Regularly, the District Leadership team — made up of teachers, staff and administrators from all USD 373 buildings — convenes to discuss instruction, curriculum and more that impacts all Newton schools and students.
Primary focuses range from the Kansas Education Systems Accreditation to Multi-tiered System of Support (MTSS) reports, but no matter the topic, those in the classroom are at the center of it all.
"When this team gets together, our goal is to think about how we can all support our students to achieve to their highest potential," said assistant superintendent of instructional services Sheila Wendling.
A big part of that, as Wendling reported to the Board of Education at its most recent meeting, is looking at post-secondary success — including graduation rates at Newton High School, success rates and effective rates (calculated by multiplying the other two rates).
Based on five-year averages, the NHS graduation rate sits at 86%, while the success rate comes out to 54% over that same period. The latter is being addressed by the District Leadership Team, which has set a goal to increase the average success rate to 60% by 2023. Success rates are measured by students either earning industry-recognized certificates, post-secondary certificates, post-secondary degrees or remaining enrolled in a post-secondary institution two years after high school graduation.
Striving toward better success rates, the district is focused on individual plans of study for students — allowing them to complete various learning style and career interest surveys, develop goals, complete courses related to interests, participate in job shadows/internships and more. Factoring into that is the Career and Technical Education program offered at NHS.
Data on the CTE program from 2018-2019, which Wendling presented to the BOE, showed there were 633 participants, 59 concentrators, 33 completers and 86 concentrators who graduated from the program last school year.
Given the certification and career exploration offered through the program, board member Angela Becker stated an interest in seeing more students complete pathways — though superintendent Deb Hamm said the lack of completionists is part of what the district encourages.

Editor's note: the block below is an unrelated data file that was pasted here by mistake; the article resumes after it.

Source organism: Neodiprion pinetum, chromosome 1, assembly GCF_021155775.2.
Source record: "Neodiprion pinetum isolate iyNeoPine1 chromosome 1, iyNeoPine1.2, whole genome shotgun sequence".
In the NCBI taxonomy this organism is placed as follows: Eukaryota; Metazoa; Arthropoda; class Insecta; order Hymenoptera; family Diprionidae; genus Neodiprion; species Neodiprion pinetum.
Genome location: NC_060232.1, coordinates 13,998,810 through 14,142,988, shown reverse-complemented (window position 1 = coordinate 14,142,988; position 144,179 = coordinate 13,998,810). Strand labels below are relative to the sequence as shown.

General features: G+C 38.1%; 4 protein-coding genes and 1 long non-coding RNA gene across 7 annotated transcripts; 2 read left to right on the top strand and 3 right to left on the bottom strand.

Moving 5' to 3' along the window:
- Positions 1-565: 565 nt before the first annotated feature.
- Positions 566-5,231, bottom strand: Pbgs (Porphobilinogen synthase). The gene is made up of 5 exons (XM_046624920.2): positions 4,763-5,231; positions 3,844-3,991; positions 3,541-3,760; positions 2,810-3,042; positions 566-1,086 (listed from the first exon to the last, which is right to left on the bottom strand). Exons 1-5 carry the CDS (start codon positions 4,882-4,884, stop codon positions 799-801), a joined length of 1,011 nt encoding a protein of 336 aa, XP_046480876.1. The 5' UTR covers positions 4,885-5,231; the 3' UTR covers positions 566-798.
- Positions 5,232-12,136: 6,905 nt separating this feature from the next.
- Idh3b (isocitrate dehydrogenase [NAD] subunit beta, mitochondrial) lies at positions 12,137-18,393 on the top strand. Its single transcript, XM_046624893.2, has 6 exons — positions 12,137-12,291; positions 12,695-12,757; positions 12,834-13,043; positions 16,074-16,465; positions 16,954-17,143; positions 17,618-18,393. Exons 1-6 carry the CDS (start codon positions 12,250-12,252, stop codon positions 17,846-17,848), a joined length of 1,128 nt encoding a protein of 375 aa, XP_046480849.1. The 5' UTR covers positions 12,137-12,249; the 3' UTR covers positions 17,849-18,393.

"I want to see us kind of get those numbers higher so we could get the most out of the opportunities that they have at our school," Becker said.
"We encourage the kids to experiment with different interests, so that sometimes causes them to shift from one pathway to another pathway, which then reduces the number of completors in a pathway," Hamm said.
Administration did state that students could receive certification without being completors in a given CTE pathway.
Striving for success among all students in the district, Wendling also reported on what is being done to meet the needs of at-risk students in USD 373. Strategies in place include mentoring for students in fifth through 12th grade, social workers at each building and implementation of calm rooms.
USD 373's new Opportunity Academy was also highlighted. An alternative school for residents of Youthville, as well as certain NHS students approved through an application process, Wendling reported an 88.36% average daily attendance rate so far this school year.
While the academy has a potential maximum enrollment of 75 students, Wendling noted the district is currently capping it at 50, but the anecdotal evidence strongly supports its mission — with students recording better grades, being able to socialize and admitting they want to come to school.
That mission — to provide the best support for all students in USD 373 — is something the District Leadership Team will continue working to fulfill.